Government has said the Commission of Inquiry into political violence in the Ayawaso West Wuogon by-election failed to present an impartial report.
In a White Paper obtained by JoyNews, government said it cannot accept the whole findings of the Justice Emile Short Commission because of this failure.
Government disagreed with the part of the report which said scenes of chaos and brutality happened in an area close to a polling station and the residence of the National Democratic Congress (NDC) parliamentary candidate.
The White Paper insists the violent incident was confined only to the front gate of the NDC parliamentary candidate, Delali Brempong.
The Akufo-Addo government also relies on the Electoral Commission’s testimony that the violence did not affect the voting process at the closest polling station.
The Paper said although the Commission established the presence of the Hawks, a “vigilante group allied to the opposition NDC, it failed to add this to its facts and findings section of the report.
Government believes this finding is ‘pertinent’ to the work of the Commission in presenting a “full, faithful and impartial inquiry into the circumstances of, and establish the facts leading to, the events and associated violence.”
This finding of the presence of the Hawks, the Paper said, also cast doubt on the credibility of a key witness, NDC legislator for Ningo-Prampram, Samuel Nartey George.
Government said the Commission should have placed little value on the MP’s testimony also because it found as untrue the MP’s claim that the SWAT team present at Bawaleshie polling station was its creation.
Indeed, the SWAT team was formed between 2010 and 2012 and was present at the 2012 independence parade reviewed by the late President Mills.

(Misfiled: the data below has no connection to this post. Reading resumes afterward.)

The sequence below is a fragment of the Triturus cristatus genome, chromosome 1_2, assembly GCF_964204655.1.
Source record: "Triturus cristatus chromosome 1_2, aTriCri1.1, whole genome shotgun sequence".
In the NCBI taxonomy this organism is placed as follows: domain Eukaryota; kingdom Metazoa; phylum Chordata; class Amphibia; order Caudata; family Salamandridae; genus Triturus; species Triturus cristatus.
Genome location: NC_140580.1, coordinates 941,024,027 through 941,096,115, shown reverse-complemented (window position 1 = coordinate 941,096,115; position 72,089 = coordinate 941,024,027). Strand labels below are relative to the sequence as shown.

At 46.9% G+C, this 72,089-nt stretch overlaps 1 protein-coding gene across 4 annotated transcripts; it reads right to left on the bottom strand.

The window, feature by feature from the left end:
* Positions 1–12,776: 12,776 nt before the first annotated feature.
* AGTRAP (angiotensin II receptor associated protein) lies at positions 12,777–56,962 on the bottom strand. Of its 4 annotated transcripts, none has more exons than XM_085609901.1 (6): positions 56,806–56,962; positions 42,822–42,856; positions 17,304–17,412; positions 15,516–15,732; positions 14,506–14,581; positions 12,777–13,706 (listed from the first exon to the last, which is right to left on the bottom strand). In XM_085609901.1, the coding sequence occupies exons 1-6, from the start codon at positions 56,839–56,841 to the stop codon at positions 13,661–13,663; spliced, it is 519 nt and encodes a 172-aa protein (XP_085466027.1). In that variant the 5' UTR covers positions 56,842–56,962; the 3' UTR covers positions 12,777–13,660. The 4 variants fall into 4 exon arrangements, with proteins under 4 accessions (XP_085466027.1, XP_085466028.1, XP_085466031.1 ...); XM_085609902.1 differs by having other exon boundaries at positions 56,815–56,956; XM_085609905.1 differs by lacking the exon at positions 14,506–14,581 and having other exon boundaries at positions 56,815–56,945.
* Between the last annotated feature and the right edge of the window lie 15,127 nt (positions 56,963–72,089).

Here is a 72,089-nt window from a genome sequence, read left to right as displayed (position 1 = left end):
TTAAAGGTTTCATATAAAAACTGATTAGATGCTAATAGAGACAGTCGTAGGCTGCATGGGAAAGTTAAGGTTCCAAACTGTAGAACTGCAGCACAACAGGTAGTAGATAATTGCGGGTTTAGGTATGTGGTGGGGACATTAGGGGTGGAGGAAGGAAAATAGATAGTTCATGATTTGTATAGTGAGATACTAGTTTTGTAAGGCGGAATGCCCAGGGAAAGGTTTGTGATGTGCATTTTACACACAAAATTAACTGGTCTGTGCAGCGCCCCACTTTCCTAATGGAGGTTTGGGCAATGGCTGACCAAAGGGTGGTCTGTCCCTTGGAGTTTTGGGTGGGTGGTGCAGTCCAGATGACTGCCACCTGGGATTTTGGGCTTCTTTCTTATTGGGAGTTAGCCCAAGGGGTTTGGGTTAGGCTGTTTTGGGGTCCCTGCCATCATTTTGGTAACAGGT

The White Paper also rejected a finding that the SWAT team was deployed to the electoral grounds or for the purpose of electoral security.
The White Paper pointed out a “contradiction” in the report which said in one breath that the SWAT team was there to provide electoral security and in another says the team was deployed to follow up on intelligence that arms were at the residence of the NDC MP.
Government relied on the testimony of the Chairperson of the Electoral Commission Jean Mensa and also the EC’s presiding officer for Bawaleshie polling station who all maintained that the SWAT team was not at any polling station.
The Akufo-Addo administration also rejected the finding which cast doubt on the credibility of the intelligence that arms were within the residence of the NDC parliamentary candidate.
The Commission described this intelligence as “at best of unreliable quality” noting that this information was not shared with any other state security agency such as the police or defence forces.
But government maintained this information is credible because that per the testimony of the SWAT commander DSP Samuel Azugu, gunshots attracted the attention of his team.
The government said it could not accept the report in whole because of the Commission’s ‘failure’ to meet its first term of reference which was to present a full and an impartial report.